Be a team member, not just a staff member

Many of the challenges related to running a practice can be overcome if the staff members act as team members. The key to offering employees ownership in the practice and a sense of belonging is employee involvement. Employees should be involved in the decision-making process and have input into what is going on within the practice.

New Orleans-Many of the challenges related to running a practice can be overcome if the staff members act as team members. In his presentation at the American Academy of Ophthalmology annual meeting, Steve Robinson, practice management consultant for Advantage Administration, said that many issues within the practice come down to the type of staff you have.

Robinson explained in his presentation, "Creative teambuilding: a recipe for success!" that there are two types of staffs: work groups and teams. A work group is "autocratic in nature, very territorial. Everything belongs to the individual, and nobody works with anyone else. There is a serious lack of communication. In that situation, they are unable to assume any risk. They are content with the status quo, and they have very little desire to excel," he said. A team, however, will "utilize the individual strengths within the organization. Team members are highly communicative; they talk to each other constantly. They are willing to assume risks, they want to achieve rewards, and they achieve what is called synergy."

To help managers identify whether a staff is a work group or a team, Robinson explained the major differences between each type of staff.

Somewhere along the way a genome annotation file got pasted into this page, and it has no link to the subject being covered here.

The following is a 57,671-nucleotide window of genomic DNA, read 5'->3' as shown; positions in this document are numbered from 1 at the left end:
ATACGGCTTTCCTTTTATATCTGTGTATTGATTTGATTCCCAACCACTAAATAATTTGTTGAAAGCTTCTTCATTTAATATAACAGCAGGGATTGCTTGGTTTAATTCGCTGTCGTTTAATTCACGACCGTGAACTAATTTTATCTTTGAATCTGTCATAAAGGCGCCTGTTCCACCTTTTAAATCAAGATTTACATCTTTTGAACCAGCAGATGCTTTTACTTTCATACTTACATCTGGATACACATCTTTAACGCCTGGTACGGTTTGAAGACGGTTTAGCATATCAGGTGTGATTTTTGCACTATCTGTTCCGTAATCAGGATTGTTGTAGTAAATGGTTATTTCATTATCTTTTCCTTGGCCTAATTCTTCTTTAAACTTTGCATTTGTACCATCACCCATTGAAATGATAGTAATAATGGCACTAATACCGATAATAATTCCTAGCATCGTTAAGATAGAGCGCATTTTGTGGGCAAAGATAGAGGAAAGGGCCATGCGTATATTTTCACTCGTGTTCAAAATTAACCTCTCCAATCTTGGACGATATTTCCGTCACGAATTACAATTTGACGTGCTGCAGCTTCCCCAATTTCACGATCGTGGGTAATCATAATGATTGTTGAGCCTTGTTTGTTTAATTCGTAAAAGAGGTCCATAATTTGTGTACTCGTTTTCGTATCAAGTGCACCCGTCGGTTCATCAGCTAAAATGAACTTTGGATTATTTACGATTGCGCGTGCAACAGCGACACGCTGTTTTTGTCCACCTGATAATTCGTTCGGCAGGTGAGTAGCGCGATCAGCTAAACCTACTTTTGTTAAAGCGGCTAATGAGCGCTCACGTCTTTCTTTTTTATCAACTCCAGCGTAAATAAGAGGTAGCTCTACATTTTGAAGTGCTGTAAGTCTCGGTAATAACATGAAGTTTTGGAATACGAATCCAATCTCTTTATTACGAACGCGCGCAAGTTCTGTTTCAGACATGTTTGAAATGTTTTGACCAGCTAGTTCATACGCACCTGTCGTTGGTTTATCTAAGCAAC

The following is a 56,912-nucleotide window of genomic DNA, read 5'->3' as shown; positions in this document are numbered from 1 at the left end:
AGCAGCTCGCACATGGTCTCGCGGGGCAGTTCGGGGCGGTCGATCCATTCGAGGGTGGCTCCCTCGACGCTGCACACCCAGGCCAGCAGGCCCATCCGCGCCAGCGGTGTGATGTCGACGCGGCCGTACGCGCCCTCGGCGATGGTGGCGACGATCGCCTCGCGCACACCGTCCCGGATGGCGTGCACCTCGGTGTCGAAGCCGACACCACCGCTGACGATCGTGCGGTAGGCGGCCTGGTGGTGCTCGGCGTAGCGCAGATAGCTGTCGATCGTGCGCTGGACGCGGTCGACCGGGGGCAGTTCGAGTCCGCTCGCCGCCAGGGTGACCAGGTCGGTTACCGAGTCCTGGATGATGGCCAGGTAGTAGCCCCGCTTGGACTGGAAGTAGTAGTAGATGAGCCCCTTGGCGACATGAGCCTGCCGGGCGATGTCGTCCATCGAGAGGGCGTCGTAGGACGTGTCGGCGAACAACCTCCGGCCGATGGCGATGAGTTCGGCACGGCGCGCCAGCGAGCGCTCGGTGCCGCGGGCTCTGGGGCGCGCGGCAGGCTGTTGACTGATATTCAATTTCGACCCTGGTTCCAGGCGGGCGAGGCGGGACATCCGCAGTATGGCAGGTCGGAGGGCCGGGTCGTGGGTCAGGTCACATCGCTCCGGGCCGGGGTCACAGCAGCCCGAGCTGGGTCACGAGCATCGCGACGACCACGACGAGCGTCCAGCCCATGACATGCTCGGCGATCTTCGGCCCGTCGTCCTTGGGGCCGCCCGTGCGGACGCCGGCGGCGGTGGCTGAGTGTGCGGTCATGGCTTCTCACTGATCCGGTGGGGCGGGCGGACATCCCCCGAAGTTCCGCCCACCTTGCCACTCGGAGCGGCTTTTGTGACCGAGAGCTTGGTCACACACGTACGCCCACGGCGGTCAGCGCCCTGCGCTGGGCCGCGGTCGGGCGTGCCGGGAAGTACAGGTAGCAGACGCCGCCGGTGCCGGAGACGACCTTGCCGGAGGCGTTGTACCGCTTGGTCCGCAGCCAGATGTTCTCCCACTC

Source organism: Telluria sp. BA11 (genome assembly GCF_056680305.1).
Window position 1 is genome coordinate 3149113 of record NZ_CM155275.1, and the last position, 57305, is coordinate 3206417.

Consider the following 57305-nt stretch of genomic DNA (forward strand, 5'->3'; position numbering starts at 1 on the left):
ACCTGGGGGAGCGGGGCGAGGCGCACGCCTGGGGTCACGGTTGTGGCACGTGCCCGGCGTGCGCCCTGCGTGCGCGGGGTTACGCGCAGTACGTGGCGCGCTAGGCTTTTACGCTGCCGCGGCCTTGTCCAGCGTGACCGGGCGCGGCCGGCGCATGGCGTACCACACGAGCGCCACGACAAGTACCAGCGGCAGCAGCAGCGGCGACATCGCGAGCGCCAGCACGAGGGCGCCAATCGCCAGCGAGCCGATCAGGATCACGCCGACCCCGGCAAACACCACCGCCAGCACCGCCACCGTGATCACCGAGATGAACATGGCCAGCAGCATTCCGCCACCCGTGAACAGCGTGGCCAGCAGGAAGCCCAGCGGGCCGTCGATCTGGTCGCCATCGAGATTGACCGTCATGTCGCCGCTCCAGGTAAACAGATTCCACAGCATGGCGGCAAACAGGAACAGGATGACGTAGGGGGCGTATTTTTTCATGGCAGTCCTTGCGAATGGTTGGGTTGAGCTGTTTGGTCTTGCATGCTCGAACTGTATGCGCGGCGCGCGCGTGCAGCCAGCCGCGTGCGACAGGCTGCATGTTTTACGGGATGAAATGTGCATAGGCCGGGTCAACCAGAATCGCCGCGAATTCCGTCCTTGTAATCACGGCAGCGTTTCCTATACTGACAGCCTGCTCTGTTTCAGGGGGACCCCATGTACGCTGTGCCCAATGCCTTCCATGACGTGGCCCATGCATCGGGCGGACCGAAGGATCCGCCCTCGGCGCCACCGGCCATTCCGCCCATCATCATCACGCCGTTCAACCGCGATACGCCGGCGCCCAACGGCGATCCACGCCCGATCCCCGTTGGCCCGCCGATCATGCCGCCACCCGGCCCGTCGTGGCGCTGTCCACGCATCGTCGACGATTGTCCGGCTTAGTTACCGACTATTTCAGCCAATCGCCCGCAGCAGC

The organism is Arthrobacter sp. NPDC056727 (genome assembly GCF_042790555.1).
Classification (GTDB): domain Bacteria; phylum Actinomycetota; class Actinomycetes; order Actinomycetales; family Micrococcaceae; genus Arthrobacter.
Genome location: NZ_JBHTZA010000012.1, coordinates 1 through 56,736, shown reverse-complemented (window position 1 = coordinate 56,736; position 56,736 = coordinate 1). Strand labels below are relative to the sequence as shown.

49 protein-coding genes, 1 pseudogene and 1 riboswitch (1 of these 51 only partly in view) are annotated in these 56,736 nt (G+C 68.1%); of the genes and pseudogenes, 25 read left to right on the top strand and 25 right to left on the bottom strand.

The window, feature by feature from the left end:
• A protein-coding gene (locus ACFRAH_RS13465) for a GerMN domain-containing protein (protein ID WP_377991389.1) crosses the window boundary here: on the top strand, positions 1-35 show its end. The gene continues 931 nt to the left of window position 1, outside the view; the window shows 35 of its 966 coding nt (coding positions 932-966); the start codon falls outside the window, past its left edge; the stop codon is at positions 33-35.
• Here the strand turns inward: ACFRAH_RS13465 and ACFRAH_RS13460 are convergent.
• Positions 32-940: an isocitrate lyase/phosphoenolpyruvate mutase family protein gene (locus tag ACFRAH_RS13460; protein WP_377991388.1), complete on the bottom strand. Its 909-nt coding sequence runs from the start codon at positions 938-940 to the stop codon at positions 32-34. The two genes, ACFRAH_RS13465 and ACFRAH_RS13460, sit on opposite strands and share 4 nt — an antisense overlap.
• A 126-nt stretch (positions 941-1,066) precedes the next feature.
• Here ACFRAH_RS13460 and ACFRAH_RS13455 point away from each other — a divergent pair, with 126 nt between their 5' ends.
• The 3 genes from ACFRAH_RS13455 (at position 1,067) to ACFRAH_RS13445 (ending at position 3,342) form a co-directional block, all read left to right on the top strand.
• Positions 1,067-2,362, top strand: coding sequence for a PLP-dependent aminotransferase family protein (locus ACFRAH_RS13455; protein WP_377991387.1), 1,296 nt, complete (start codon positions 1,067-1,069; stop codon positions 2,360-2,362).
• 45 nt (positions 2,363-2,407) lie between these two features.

Work groups have personal agendas. Teams have a team agenda.

Teams are innovative and often come up with new ways of doing things.

"Work groups, however, are going to think, 'We're going to do it the way we used to do it or we're not going to do it at all,'" he said.

Work groups are autocratic. "They are controllers, people who want to control what's going on. Teams, however, have highly participative management-they all work together. Everyone picks up a piece of the puzzle," Robinson said.

Teams have self-starters. "These are people who can make things happen."

Work groups are kick-starters and are only motivated by something else.

Work groups are too dependent on the individual-or themselves. Teams work together to make something happen.

Perhaps most importantly, "Teams are the people who are going to step up to the plate and make it happen. Work groups are going to avoid risk at all costs, because if something goes south, they don't want to have their names tied to it," he explained.

A practice can be run best if, according to Robinson, the staff is a team. Why? "The work groups are the people who couldn't care less about your business, and the teams are the people who do care about your business."

Most organizations, Robinson said, hope to get that kind of commitment out of their staff, but many do not. He attributed that to staff members having no sense of belonging. "That's what we're really trying to achieve-an ownership in the practice," he said. "If your people don't have ownership in the practice, they couldn't care less. It's just a job for them."

The key to offering employees ownership in the practice and a sense of belonging is employee involvement. According to Robinson, employees should be involved in the decision-making process and have input into what is going on within the practice.